22nd January 2016 - Debemur Morti Productions
02. Body Within A Body
05. In Rushes Bound
Over the course of their two album, one EP career to date, Latitudes have firmly established themselves as reliable purveyors of interesting, atmospheric, mostly instrumental post-metal. Their last album, 2012′s Individuation, saw the band really come of age and now the quintet have returned with seven new songs in the form of Old Sunlight, their first release on Debemur Morti.
Latitudes have not felt compelled to tinker too much with the basic formula established on those previous releases, making it feel like familiar territory for existing fans right from the introductory tones of album opener “Ordalian“. Instead, the band have clearly focused their attentions in their three year absence on putting that well-honed sound to the best possible use.
The real key to the distinctive nature of Latitudes sound lies in a pair of artfully constructed conflicts. The first of these is the juxtaposition of fast-picked guitar lines that are restrained by the slower undercurrents of the drumbeats and chord progressions. This infuses the tracks with a kind of nervous urgency, with the guitars almost feeling like they are straining at the leash. This skittishness is further augmented through the deft use of some wonky time signatures and dropping from the higher registers into huge, rolling waves of low-strung chug and off-kilter stabs. The deviations from a straight beat mean that it takes a good couple of spins before Old Sunlight starts properly making sense, but it’s well worth the time and effort to let these songs really sink in.
The second of these two conflicts lies in periodically overlaying these broodingly heavy, textured riffs with Adam Symonds‘ delicate and ethereal vocals. Gracing less than half of Old Sunlight with his presence, he helps Latitudes obtain the best of both worlds, neatly side-stepping the problem of maintaining the listener’s attention that plagues many purely instrumental bands over the span of a full-length release. His first appearance on “Body Within A Body” sees the track break down to just Symonds’ mournful voice and an organ, before piling back in for a tumultuous finale, perfectly showcasing the bands strong command of dynamics.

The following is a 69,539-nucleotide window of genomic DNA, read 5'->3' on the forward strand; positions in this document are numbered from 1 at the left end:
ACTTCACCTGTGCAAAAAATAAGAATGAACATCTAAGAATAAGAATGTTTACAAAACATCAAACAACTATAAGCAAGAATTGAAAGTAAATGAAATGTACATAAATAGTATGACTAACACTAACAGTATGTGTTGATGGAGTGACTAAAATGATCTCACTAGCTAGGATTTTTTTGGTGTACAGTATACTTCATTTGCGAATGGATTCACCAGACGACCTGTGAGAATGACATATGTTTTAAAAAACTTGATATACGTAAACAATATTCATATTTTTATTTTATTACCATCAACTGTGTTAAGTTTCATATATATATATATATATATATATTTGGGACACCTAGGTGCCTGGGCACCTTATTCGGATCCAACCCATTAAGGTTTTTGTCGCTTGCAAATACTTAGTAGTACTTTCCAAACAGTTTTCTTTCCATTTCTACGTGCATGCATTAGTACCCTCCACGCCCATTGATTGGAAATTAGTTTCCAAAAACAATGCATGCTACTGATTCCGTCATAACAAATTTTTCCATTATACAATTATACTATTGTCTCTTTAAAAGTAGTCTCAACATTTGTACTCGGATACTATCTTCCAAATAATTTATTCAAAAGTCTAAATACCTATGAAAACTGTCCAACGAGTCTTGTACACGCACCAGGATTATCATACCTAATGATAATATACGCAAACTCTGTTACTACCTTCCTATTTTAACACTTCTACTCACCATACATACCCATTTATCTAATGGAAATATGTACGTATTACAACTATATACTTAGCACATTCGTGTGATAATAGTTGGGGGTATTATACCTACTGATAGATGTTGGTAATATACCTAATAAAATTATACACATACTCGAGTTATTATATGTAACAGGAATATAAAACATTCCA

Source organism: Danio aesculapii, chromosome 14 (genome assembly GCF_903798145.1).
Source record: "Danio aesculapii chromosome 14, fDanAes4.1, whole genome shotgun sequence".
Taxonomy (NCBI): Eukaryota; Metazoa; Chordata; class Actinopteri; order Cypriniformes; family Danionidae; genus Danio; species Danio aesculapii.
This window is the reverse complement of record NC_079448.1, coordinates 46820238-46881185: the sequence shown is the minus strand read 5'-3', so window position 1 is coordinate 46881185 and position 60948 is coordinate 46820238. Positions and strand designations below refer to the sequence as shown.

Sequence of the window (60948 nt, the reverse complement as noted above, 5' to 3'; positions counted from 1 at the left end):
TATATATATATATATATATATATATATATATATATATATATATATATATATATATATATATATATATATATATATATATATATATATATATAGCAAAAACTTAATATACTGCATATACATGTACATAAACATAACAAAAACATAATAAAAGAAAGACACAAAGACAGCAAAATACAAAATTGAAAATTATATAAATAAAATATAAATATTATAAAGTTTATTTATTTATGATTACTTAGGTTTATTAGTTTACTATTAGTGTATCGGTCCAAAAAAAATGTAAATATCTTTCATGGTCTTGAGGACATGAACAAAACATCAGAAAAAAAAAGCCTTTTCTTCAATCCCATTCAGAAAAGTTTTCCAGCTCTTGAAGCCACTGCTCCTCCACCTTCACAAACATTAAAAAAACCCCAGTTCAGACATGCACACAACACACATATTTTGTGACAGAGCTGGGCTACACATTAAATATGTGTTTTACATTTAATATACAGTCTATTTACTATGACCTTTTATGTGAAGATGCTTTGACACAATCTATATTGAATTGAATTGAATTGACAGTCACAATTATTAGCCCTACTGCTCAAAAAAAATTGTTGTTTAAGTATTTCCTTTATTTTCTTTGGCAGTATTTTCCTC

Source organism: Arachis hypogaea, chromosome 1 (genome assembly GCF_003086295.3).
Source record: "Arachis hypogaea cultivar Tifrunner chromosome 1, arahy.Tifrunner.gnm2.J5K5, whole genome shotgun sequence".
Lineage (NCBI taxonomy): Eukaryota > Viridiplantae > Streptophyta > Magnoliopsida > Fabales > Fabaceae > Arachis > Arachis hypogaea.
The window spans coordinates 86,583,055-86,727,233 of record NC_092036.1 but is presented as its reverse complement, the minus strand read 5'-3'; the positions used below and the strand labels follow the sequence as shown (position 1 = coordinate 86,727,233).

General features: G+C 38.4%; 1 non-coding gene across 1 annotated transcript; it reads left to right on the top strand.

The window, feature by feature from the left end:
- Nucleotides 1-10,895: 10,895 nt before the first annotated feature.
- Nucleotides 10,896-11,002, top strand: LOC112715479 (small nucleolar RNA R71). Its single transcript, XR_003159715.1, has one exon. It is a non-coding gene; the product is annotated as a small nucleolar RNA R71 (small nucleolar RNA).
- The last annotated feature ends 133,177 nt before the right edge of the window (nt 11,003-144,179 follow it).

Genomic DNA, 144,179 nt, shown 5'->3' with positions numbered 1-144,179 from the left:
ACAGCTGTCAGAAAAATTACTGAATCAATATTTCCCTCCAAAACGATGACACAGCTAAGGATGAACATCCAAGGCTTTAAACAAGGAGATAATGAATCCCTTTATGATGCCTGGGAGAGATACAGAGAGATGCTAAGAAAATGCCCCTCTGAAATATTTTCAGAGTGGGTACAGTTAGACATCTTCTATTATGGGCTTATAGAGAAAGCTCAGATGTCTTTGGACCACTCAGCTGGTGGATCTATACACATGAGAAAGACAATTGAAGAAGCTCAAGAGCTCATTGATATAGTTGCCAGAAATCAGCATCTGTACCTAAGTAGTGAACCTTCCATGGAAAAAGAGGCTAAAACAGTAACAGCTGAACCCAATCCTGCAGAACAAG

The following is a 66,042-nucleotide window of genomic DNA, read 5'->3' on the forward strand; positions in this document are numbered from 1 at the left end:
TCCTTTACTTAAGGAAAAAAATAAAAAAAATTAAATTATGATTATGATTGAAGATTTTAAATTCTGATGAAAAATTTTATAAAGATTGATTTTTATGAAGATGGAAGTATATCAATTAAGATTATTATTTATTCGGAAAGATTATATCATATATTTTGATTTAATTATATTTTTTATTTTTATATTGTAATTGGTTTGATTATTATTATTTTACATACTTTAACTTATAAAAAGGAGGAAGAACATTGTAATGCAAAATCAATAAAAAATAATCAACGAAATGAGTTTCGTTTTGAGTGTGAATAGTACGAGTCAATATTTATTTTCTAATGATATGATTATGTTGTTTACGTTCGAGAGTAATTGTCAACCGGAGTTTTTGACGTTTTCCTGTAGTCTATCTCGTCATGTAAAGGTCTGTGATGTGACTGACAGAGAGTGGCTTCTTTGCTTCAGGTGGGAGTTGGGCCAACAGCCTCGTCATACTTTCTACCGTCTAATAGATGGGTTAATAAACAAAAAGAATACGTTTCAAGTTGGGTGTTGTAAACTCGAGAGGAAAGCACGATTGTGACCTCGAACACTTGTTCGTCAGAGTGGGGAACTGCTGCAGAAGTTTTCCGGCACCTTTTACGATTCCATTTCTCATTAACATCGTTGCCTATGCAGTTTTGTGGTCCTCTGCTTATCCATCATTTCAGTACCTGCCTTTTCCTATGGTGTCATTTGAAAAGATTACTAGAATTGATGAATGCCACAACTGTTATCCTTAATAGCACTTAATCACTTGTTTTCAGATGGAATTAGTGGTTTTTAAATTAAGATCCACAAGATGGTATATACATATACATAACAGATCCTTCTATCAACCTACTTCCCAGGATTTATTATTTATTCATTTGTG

Elsewhere, “Gyre” is a relentless volley of riffing, “Amnio” provides a brief, ominous yet almost ambient respite, and “In Rushes Bound” carries more of an overtly Isis (not that one) meets Amenra vibe. “Quandary” brings Old Sunlight to a slightly surprising conclusion, feeling more like an interlude than a coda, but the net effect is that it practically compels an immediate replay of the whole thing. With just seven tracks and a forty-five minute duration, Old Sunlight is well balanced and stripped free of any chaff or filler.
It’s possible that no single track on Old Sunlight quite scales the same heights as Individuation’s “Imitation Ruin“, but the overall quality of the album is almost certainly the highest yet. The knack that Latitudes have of crafting smooth lines out of jagged constituent parts is bewitching to the point of hypnotic. Somehow conjuring up an atmosphere that is simultaneously gloomy and uplifting, they draw from multiple points on the post-metal spectrum to produce an instantly recognisable and deeply satisfying collection of songs that will delight longstanding fans and provide an effective and tantalising gateway to new ones.
Old Sunlight is quite possibly the first genuinely great album of 2016, so go and lose yourself in it.